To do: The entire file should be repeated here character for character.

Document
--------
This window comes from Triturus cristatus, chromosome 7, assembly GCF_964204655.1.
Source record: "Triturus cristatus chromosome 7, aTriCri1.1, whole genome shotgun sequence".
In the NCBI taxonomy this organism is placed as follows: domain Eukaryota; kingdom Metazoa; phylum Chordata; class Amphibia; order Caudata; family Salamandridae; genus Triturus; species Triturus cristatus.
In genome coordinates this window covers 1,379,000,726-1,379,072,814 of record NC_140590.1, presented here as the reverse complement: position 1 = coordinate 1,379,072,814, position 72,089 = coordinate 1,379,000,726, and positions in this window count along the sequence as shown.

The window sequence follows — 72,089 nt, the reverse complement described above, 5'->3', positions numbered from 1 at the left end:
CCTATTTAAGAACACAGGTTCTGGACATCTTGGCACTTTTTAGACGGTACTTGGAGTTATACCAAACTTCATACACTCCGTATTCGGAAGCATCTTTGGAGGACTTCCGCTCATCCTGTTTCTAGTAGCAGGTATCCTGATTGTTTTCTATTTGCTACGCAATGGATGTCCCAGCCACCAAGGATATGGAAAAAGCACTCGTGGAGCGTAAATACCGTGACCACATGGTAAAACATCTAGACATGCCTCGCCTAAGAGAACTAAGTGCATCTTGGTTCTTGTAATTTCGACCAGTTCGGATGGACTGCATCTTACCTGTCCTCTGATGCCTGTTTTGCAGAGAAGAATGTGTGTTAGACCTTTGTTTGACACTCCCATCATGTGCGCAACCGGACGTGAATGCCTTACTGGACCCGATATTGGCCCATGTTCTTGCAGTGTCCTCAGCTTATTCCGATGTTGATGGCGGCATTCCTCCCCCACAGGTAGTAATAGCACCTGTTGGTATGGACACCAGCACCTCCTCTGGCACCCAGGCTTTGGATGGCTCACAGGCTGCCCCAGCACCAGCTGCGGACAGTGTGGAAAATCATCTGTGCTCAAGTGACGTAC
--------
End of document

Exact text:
This window comes from Triturus cristatus, chromosome 7, assembly GCF_964204655.1.
Source record: "Triturus cristatus chromosome 7, aTriCri1.1, whole genome shotgun sequence".
In the NCBI taxonomy this organism is placed as follows: domain Eukaryota; kingdom Metazoa; phylum Chordata; class Amphibia; order Caudata; family Salamandridae; genus Triturus; species Triturus cristatus.
In genome coordinates this window covers 1,379,000,726-1,379,072,814 of record NC_140590.1, presented here as the reverse complement: position 1 = coordinate 1,379,072,814, position 72,089 = coordinate 1,379,000,726, and positions in this window count along the sequence as shown.

The window sequence follows — 72,089 nt, the reverse complement described above, 5'->3', positions numbered from 1 at the left end:
CCTATTTAAGAACACAGGTTCTGGACATCTTGGCACTTTTTAGACGGTACTTGGAGTTATACCAAACTTCATACACTCCGTATTCGGAAGCATCTTTGGAGGACTTCCGCTCATCCTGTTTCTAGTAGCAGGTATCCTGATTGTTTTCTATTTGCTACGCAATGGATGTCCCAGCCACCAAGGATATGGAAAAAGCACTCGTGGAGCGTAAATACCGTGACCACATGGTAAAACATCTAGACATGCCTCGCCTAAGAGAACTAAGTGCATCTTGGTTCTTGTAATTTCGACCAGTTCGGATGGACTGCATCTTACCTGTCCTCTGATGCCTGTTTTGCAGAGAAGAATGTGTGTTAGACCTTTGTTTGACACTCCCATCATGTGCGCAACCGGACGTGAATGCCTTACTGGACCCGATATTGGCCCATGTTCTTGCAGTGTCCTCAGCTTATTCCGATGTTGATGGCGGCATTCCTCCCCCACAGGTAGTAATAGCACCTGTTGGTATGGACACCAGCACCTCCTCTGGCACCCAGGCTTTGGATGGCTCACAGGCTGCCCCAGCACCAGCTGCGGACAGTGTGGAAAATCATCTGTGCTCAAGTGACGTAC